In 2018 during her emergency medicine residency, Dr. Gragossian, now an ICU fellow, suddenly and unexpectedly learned she’d need a new heart at the age of 30. A month later, she got one. Read her inspiring story, in her words, here.

Carisa Champion, DO, JD, MPH — Surgical communications fellow on Grey’s Anatomy

In her role as a surgical communications fellow on the hit ABC drama Grey’s Anatomy, Carisa Champion, DO, JD, MPH, also a general surgery resident at the University of Florida College of Medicine, has consulted on the medical aspects of the show and also helped write scripts. The DO caught up with her last summer, when she spoke about her role in the (virtual) writer’s room and her involvement on Season 17 of the show.

Steve Martin, DO, on left, James Latronica, DO, on right.

Steve Martin, DO, and James Latronica, DO — Resident physicians who invented 3D-printable face masks

At the beginning of the COVID-19 pandemic, Drs. Martin and Latronica saw calls for personal protective equipment across the world and came up with an innovative solution: 3D-printable face masks, specifically custom-fitted P100 respirator masks. Read about the prototypes and DIY guides they created.


Students volunteering at COVID-19 vaccination clinics

About 175 medical students from the Oklahoma State University Center for Health Sciences College of Osteopathic Medicine campus in Tulsa (OSU-COM) and 54 medical students from the Tahlequah campus (OSU-COM Tahlequah) have been helping with the COVID-19 vaccination effort under physician faculty supervision. Several students wrote about their experiences, which you can read here.

Stephanie Egwuatu, OMS IV — Student who shares a passion for health equity with her DO sister

Having grown up hearing from their family members that “being able to go to a doctor was a privilege, [and that] access to health care was not a given,” Egwuatu and her sister Patricia Egwuatu, DO, entered osteopathic medical school on a mission to provide care to underserved areas. Read more about their pursuit of equity in health care in a feature story on

Nicholas Harriel, OMS III (Photo provided by Harriel)

Nicholas Harriel, OMS IV — Newly elected SOMA President

When COVID-19 hit the U.S., Harriel leaned into his commitment to the Student Osteopathic Medical Association (SOMA) and the students he had connected with through the organization. Read more about how he first got involved with SOMA and how the organization has helped him maintain a sense of normalcy during the pandemic.

DOs who represent the profession in the media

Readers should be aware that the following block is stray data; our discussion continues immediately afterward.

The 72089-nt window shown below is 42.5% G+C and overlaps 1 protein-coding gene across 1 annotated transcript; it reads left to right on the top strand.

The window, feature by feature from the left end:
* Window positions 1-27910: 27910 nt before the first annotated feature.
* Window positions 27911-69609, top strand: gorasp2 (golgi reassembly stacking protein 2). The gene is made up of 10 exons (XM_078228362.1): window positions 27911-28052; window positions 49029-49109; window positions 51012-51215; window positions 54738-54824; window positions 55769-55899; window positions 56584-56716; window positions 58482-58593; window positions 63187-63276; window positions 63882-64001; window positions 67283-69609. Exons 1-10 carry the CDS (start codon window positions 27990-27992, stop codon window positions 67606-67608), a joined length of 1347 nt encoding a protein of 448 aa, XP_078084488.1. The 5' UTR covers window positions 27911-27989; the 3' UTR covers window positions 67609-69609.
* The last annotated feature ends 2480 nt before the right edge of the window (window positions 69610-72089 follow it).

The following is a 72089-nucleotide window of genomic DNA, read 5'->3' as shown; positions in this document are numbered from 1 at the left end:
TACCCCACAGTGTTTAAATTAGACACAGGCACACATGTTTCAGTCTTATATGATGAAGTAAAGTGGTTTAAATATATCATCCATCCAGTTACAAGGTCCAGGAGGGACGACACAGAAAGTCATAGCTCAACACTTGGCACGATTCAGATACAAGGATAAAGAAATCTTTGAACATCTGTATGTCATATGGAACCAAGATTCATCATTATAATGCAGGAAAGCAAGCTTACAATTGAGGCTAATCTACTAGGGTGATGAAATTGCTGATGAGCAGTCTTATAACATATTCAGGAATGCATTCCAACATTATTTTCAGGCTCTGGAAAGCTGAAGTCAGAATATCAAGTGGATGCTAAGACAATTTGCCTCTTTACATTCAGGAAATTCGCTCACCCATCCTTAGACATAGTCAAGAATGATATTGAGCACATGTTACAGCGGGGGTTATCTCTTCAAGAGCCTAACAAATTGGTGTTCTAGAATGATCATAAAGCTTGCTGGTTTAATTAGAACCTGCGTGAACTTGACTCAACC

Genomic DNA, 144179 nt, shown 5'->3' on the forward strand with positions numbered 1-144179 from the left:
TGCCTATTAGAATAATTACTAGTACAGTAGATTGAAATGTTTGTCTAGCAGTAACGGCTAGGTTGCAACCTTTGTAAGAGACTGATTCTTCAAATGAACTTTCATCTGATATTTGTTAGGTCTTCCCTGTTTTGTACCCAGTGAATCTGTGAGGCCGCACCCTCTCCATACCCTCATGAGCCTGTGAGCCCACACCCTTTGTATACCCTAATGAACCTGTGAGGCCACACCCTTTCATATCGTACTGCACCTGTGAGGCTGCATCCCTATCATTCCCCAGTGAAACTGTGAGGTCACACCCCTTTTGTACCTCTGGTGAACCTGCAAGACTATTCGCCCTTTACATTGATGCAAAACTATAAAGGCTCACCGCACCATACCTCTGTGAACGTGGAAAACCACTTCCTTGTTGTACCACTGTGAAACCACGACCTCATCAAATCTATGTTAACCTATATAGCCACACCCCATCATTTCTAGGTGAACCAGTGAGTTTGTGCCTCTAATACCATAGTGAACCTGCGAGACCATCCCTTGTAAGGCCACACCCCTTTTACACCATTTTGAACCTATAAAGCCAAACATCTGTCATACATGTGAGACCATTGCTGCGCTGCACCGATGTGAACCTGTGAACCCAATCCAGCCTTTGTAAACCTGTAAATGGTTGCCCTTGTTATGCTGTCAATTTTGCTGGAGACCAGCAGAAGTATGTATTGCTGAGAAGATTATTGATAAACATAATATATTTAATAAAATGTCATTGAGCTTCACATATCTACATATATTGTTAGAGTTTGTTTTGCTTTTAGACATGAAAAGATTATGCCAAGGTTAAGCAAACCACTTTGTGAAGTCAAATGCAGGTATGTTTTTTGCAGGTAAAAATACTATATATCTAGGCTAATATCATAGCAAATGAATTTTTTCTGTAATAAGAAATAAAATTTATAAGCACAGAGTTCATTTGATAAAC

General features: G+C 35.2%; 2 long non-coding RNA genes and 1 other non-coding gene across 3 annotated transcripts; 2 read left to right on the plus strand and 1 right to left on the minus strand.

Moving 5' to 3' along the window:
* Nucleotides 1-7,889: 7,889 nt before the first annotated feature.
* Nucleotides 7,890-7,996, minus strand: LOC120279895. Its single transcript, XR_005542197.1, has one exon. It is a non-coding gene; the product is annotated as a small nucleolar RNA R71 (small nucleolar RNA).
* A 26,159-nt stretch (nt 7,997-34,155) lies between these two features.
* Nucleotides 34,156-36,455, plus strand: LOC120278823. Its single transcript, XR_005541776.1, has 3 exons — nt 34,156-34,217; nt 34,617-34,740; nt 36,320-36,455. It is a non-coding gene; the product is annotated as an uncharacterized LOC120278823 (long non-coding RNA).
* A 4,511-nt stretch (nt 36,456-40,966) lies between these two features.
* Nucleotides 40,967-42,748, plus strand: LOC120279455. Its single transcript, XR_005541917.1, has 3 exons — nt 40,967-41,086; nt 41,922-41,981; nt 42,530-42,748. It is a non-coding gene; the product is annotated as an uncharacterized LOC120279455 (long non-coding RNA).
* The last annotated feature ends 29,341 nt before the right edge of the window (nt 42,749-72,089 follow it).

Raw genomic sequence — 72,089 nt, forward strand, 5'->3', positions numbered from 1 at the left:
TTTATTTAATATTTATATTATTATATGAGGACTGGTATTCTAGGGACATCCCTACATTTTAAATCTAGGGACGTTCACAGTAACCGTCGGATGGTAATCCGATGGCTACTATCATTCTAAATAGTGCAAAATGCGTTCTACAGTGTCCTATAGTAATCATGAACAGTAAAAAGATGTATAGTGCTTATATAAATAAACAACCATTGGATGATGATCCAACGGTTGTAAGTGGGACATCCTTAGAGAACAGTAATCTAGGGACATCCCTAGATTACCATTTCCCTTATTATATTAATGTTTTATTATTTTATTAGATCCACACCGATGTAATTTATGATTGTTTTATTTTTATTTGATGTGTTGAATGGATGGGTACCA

Jeffrey Grove, DO, (left), Ken Davenport (center), and Michael Jackowitz, DO, (right) won the 2018 Tony Award for Best Revival of a Musical.

Jeffrey Grove, DO, and Michael Jackowitz, DO — Tony Award-winning Broadway producers

Dr. Grove and Dr. Jackowitz won the 2018 Tony Award for Best Revival of a Musical for co-producing “Once on This Island.” Dr. Grove is also president of the American Osteopathic Foundation. Learn more about how he and Dr. Jackowitz became producers and what they look for in a show.

Kaleb Redden, DO — Finalist on The Titan Games

Dr. Redden, a sports medicine specialist in Idaho, spent three weeks in January 2020 taking part in The Titan Games, Dwayne “The Rock” Johnson’s competitive strength show on NBC. The DO spoke with him last summer about his journey from college football to osteopathic medicine as well as his time on the show.

Mirtha Macri, DO — Featured on Netflix’s Lenox Hill

Dr. Macri is prominent on Netflix’s Lenox Hill, a documentary series that follows the professional (and often personal) lives of four New York physicians working in various areas of a major hospital. The DO spoke to her about the experience of seeing patients on camera last summer.

Mirtha Macri, DO (Photo provided by Dr. Macri)

Michael Sampson, DO — Ringside physician for All Elite Wrestling

Dr. Sampson previously held the same position with World Wrestling Entertainment (WWE) for five years before joining AEW, and played a major role in helping the company bring entertainment to the world safely during a pandemic. He spoke with The DO last winter about his career in sports medicine and what it’s like to provide ringside care.

Contributors to The DO

In 2020 alone, DOs and osteopathic medical students contributed over 20 stories to The DO, providing unique insights and frontline perspectives. Take a look at all of their work here, and stay tuned for more in 2021.